The Catalpa Rescue: a triumph against all odds
IT WAS one of the most extraordinary and inspirational prison breaks in Australian history, The Catalpa Rescue.
Australian author Peter FitzSimons tells the engaging true story of the members of the Clan-na-Gael.
It's New York in 1874.
The agitators for Irish freedom from the English yoke hatch a daring plan to free six Irish political prisoners from the most remote prison in the British Empire, Fremantle Prison in Western Australia.
Under the guise of a whale hunt, Captain Anthony sets sail on the Catalpa.
His mission is to rescue the men from the stone walls of this hell on earth known to the inmates as a 'living tomb'.
What follows is one of history's most stirring sagas.
It splices Irish, American, British and Australian history together in its climactic moment.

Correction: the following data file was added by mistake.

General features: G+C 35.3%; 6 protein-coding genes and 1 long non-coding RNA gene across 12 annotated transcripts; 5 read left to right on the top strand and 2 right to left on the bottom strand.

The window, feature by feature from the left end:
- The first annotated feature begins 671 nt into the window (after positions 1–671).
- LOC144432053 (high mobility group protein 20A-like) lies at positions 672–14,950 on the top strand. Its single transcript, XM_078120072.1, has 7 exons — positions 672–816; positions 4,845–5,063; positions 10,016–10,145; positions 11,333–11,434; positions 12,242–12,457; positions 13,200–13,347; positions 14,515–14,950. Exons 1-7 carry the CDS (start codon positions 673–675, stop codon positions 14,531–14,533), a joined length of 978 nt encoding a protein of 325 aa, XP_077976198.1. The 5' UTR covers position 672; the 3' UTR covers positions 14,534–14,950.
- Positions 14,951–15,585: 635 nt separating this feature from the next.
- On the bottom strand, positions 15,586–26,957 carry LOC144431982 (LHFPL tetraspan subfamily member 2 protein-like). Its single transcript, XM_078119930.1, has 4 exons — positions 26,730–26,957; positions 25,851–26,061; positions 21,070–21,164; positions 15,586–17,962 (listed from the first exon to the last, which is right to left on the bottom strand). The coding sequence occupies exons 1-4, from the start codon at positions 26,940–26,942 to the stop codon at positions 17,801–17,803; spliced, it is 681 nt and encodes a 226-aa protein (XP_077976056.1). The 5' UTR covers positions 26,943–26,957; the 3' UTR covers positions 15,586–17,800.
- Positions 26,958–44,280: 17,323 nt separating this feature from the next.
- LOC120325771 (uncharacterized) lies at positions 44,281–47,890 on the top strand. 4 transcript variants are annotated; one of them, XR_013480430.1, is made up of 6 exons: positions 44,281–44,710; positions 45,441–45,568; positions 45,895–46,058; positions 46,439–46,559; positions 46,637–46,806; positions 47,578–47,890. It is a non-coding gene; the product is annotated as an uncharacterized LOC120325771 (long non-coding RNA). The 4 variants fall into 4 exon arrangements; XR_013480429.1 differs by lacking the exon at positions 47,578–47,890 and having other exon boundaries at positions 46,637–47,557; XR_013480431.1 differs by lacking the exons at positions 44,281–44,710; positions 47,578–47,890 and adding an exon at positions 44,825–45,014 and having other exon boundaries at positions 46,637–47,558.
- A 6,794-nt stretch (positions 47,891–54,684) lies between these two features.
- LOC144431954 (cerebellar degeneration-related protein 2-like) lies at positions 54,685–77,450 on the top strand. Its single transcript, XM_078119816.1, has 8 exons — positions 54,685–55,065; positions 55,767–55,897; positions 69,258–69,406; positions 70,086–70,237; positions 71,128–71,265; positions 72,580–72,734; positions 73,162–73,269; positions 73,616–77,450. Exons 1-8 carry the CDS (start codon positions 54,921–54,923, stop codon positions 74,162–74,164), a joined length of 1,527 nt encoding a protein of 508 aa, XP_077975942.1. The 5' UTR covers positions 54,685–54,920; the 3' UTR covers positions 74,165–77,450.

For Ireland, which had suffered English occupation for 700 years, a successful escape was an inspirational call to arms.
For America it was a chance to slap back at Britain for its support of the south in the Civil War.
For England, a humiliation.
And for a young Australia, still not sure if it was Great Britain in the South Seas or worthy of being an independent country in its own right, it was proof that Great Britain was not unbeatable.
FitzSimons's uses his trademark combination of arresting history and storytelling verve to share the tale of rescue.
It's courage and cunning, the fight for independence and the triumph of good men, against all odds.
Published by Hachette Australia, The Catalpa Rescue is available in paperback RRP$34.99 and ebook RRP$16.99.